All of which stands in stark contrast to the revelations presented in the Bourghog Guild's artifacts from a lost civilization at the 1022 Gallery in Carrollton. Rendered in a post-punk dadaist style of mixed media installations and apocalyptic pronouncements in a style self-described as "a vulgar and baroque spirit... a quasi-psychedelic southern head-trip," these untitled works present us with evidence of a parallel universe that is imploding even as our own familiar world of increasingly robotic global markets becomes an ever more virtual reality made up of inexorably connected electronic gadgets. But somewhere beneath America's anonymous suburban malls the ancient demons are stirring, and this Bourghog presentation, a visual extrapolation of a classic R&B aphorism, is intended as a warning that time may be on their side after all. ~Bookhardt
STAMINA IN THE DREAM HOUSE: Recent Oil paintings and sculpture by Elizabeth Fox, through Jan. 28, Martine Chaisson Gallery, 727 Camp St., 302-7942; www.martinechaissongallery.com THE VELVET UNDERGROUND RAILROAD: A PSYCHEDELIC SLAVE TRADE: Mixed Media Works by the Bourghog Guild, through Jan. 14, 1022 Gallery, 1022 Lowerline St. 301-0679; www.1022gallery.com
Suddenly it is December, and the art scene is brimming with photography at PhotoNOLA's month long multi- venue photo exhibitions, as well as architectural art at the local AIA's annual ten day (Dec. 2—11) Descours event, in addition to the Prospect.2 Biennial. And it's all a bit much. Among the photography shows, Arthur Roger got a jump start with Ted Kincaid's archaic looking land, sea and sky scenes that resemble 19th century “wet- plate” photographs, a process prized for its poetic imperfections, but Kincaid's work is mostly digital. Here the landscapes are dramatically otherworldly, as if some 19th century romantic artist like Alfred Bierstadt had suffered many darkroom mishaps but still got some occasionally inspired results. Same goes for the maritime scenes with ghostly sailing ships traversing preternaturally foggy seas, some studded with random icebergs, and all somehow imbued with the patina of the ages. OPEN SEA 719 depicts a lost schooner in a pea soup fog, a ghost ship out of Coleridge only here the albatross has already fled as it drifts toward an iceberg. Even hints of dry ice don't mar its musty Victorian charm like something the ancient mariner himself might have dreamed up in a Laudanum trance. I especially liked the moon pictures. LUNAR 4321, top, and LUNAR 624 (upper left sidebar) suggest triumphs of Victorian science, futurist visions from a distant past like those 1902 Georges Milies moon travel movies.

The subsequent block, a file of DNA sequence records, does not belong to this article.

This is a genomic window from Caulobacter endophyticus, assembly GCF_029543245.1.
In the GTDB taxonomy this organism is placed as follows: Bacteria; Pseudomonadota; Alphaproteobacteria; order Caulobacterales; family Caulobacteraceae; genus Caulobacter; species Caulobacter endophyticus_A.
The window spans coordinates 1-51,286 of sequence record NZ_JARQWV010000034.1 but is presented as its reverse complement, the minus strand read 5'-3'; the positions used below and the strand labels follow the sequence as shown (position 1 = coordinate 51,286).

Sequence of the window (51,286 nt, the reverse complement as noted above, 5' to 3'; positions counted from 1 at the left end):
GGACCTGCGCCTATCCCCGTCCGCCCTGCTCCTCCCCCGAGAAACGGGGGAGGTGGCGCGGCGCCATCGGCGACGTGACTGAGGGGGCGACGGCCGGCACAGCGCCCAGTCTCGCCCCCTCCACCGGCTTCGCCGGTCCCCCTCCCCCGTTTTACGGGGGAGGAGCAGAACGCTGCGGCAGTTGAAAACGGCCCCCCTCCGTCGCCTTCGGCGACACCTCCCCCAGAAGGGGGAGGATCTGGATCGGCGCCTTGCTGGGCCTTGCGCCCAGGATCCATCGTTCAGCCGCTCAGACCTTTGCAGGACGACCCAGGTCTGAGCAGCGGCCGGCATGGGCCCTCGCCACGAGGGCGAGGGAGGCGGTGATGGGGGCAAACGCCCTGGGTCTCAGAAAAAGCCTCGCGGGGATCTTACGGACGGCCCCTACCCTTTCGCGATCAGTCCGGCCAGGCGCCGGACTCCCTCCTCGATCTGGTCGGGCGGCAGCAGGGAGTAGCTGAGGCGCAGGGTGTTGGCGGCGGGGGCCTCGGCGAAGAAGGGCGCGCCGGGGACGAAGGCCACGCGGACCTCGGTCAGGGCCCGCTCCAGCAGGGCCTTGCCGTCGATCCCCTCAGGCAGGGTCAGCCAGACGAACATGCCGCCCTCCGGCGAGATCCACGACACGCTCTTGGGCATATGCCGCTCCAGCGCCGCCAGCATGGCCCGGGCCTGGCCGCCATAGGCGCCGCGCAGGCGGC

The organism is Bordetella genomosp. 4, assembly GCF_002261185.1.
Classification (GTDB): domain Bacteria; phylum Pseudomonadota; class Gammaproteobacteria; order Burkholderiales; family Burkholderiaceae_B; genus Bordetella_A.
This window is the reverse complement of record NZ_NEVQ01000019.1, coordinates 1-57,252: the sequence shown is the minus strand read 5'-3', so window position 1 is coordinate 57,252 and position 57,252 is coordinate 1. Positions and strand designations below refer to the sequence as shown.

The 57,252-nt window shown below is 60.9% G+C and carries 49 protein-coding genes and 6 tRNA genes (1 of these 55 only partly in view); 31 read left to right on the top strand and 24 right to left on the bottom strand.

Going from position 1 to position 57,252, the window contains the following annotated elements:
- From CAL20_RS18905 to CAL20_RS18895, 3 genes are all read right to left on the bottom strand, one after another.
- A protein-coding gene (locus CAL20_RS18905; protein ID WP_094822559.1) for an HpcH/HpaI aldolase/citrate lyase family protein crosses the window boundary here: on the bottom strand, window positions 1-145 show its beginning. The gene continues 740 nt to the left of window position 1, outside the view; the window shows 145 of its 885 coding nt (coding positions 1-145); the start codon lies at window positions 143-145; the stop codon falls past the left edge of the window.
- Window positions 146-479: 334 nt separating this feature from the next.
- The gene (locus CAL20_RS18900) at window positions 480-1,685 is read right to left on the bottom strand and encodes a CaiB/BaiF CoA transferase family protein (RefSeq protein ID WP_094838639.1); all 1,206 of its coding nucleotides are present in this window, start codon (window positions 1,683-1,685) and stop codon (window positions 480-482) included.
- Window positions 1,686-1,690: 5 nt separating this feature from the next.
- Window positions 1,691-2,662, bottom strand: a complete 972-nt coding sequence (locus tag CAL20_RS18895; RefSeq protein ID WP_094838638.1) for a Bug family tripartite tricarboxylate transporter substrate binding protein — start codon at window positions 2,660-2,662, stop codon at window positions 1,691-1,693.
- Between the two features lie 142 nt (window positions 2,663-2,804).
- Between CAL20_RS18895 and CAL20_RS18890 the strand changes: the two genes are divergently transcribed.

Imbued with the elegant lucidity of a more romantic time, Kincaid's elemental otherworldliness complements Dale Chihuly's extravagant baroque glass concoctions in the adjacent gallery, decorative fantasies of impossible biological or marine life rendered vitreous as if by elfin magicians in faraway places. In an odd twist, Chihuly's twisted baroque confections were seemingly almost echoed in Kourtny Keller's kinetic, mirror- glass found object sculptures at the Home Space Gallery, left, only these glittering, rotating, science fiction structures—like mini-asteroids from a disco ball universe--may have originated in the far reaches of Bywater instead. ~Bookhardt EVERY DOUBT THAT HOLDS YOU THERE: Mixed Media Photographs by Ted Kincaid
WHITE: Glass Sculpture by Dale Chihuly, Through Dec. 24, Arthur Roger Gallery, 432 Julia St. 522-1999; www.arthurrogergallery.com
In Akira Kurosawa’s film Rashomon, a samurai has been murdered, but it’s not clear why or by whom. Various characters involved tell their versions of the events, but their accounts contradict one another. You can’t help wondering: Which story is true? More>>